Why should we care about resilience?
Change and setbacks happen all of the time to everyone, in our lives, our work, the world! We can't stop it happening.
So what would happen if you can accept and embrace that?
Research shows that increasing your or your team’s resilience will mean:
You will better manage stress
You are less likely to feel defeated when faced with a challenge
You will feel more energised
You are less likely to be sick
You are less likely to work overly long hours
You are less likely to leave your job
What is resilience?
Resilience, in its essence, is about being able to successfully adapt to change.
To be a resilient individual, leader or team means you need a reservoir of resources and energy to draw on to enable you to adapt comfortably to obstacles and setbacks, maybe even to embrace and enjoy them! So, let's take that idea of the reservoir and expand it out.
We all regularly need to direct resources and energy into various things, be it mental, physical, emotional, or any other type. Imagine this is a river flowing away from your reservoir. Great! But, the challenge is that there are often rocks in the river.
What are these rocks? They could be any unexpected change, set-back or obstacle that we all encounter on a daily basis, some very tiny and some much bigger. It might be that there is no milk for your tea, or it might be a significant financial issue or illness.
If your reservoir of energy and resources is low, then the water will struggle to get over the rocks and even the small ones will seem much bigger. Getting over them leaves you feeling drained of energy.
If you can regularly top up your resilience reservoir then it can be high enough that when it flows out it will easily flow over the rocks in the river, even the bigger ones.
What is resilience coaching?
Either working together one to one, or in a workshop format, I create a safe, fun and encouraging space to help you understand and explore resilience.
The format and content will vary according to what challenges you might be facing and what you want to achieve but I will help you to understand resilience theory and use specific tools and exercises to support your own resilience needs long after we work together.
You can expect to:
Understand why resilience is important
Understand what resilience means to you
Learn what drains and increases your energy
Understand what resources you already have
Have take aways to use to support your resilience
There is no silver bullet for resilience, as what works for you might not work for someone else, so I invite you to come to this with an openness to explore what this means to you.
Why do you need this?
You’re are an individual:
You say yes to everything and never have time to do it all - busy, busy, busy
You don't reach out for help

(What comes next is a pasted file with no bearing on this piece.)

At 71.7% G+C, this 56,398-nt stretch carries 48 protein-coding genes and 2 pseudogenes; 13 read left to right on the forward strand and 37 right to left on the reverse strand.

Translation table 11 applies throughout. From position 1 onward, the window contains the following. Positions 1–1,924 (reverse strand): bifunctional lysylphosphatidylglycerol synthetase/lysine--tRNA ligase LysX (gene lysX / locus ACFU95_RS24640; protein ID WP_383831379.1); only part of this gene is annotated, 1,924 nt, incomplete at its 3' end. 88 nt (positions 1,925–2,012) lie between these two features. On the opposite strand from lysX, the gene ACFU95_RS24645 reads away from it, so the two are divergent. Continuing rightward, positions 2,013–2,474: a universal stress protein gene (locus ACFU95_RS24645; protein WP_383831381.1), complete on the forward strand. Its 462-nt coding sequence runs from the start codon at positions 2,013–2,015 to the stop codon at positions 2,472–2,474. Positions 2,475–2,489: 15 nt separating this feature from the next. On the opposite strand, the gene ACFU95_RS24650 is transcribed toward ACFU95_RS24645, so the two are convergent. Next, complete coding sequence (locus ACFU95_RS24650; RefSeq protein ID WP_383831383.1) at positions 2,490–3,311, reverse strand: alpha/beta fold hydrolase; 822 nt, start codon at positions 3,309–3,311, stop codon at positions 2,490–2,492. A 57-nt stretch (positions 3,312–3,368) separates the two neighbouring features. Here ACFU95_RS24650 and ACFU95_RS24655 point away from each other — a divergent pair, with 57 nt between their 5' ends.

You need people to like you
You find it hard to find time to do things for you, that make you feel good
You find your energy regularly dips and you struggle to focus
You’re part of a team:
You don’t have enough time to find long term solutions to problems and generally find quick, short term solutions instead
You see only a few people making most of the decisions
You see blame when things go wrong
You sense low energy and high pressure in you and those around you
None of these are unusual, but if you relate to any of these, or similar, then it is probably a sign that you would benefit from understanding and supporting your own or your team’s resilience.
So if you are excited about making positive changes and want to role model and inspire others with a 'better' way of doing things but don't know where to start, this is for you.
Why do I care about resilience?
For many years my own resilience reservoir was so depleted that I struggled with my focus, purpose and self belief, plus I also had health problems like depression, anxiety and psoriasis. The effect of this was that I couldn’t manage my levels of stress at work and in my personal life. Although this wasn't at all comfortable, I had resigned myself to this being the norm for me.
It wasn't until I learned about resilience that I realised that I was usually just coping with life rather than thriving and really enjoying myself. But, more importantly, that I could do something to change that.
Because of this understanding, and also through being coached, I started to understand what resources I needed more of to support my resilience - such as yoga, mindfulness and changes in diet - and I started to really focus on improving my physical and mental health. As a wonderful side effect of this I also discovered what I also wanted to do with my life, which was to become a coach myself.
It's not to say that I now lead a perfectly resilient life. I still feel stressed on occasion and sometimes forget to use my resources to support myself in the best way, but the huge difference is that I know what it feels like to be really resilient and what it takes to get me back there. I want to help others do the same.